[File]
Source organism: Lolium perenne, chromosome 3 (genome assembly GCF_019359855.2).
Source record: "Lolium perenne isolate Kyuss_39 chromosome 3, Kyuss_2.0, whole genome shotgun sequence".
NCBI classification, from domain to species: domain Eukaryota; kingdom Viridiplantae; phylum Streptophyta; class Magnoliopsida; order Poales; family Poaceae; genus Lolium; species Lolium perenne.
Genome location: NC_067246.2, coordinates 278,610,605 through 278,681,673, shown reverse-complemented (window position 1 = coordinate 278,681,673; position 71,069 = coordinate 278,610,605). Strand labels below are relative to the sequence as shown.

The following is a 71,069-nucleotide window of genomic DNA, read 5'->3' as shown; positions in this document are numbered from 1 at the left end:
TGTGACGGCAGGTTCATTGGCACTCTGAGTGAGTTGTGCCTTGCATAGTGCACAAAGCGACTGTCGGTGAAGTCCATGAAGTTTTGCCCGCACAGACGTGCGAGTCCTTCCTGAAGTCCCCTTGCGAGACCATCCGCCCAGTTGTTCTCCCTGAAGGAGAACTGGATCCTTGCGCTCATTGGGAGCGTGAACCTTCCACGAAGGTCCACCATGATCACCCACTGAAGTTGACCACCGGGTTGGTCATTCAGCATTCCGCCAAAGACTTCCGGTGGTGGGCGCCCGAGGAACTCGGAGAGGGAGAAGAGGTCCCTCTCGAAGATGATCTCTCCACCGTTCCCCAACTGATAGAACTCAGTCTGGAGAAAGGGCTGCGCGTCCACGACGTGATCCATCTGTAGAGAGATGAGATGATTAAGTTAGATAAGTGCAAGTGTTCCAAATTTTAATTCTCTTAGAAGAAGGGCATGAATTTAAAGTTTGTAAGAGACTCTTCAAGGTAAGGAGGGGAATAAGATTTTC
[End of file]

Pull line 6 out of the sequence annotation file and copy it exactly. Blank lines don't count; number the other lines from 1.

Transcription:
TGTGACGGCAGGTTCATTGGCACTCTGAGTGAGTTGTGCCTTGCATAGTGCACAAAGCGACTGTCGGTGAAGTCCATGAAGTTTTGCCCGCACAGACGTGCGAGTCCTTCCTGAAGTCCCCTTGCGAGACCATCCGCCCAGTTGTTCTCCCTGAAGGAGAACTGGATCCTTGCGCTCATTGGGAGCGTGAACCTTCCACGAAGGTCCACCATGATCACCCACTGAAGTTGACCACCGGGTTGGTCATTCAGCATTCCGCCAAAGACTTCCGGTGGTGGGCGCCCGAGGAACTCGGAGAGGGAGAAGAGGTCCCTCTCGAAGATGATCTCTCCACCGTTCCCCAACTGATAGAACTCAGTCTGGAGAAAGGGCTGCGCGTCCACGACGTGATCCATCTGTAGAGAGATGAGATGATTAAGTTAGATAAGTGCAAGTGTTCCAAATTTTAATTCTCTTAGAAGAAGGGCATGAATTTAAAGTTTGTAAGAGACTCTTCAAGGTAAGGAGGGGAATAAGATTTTC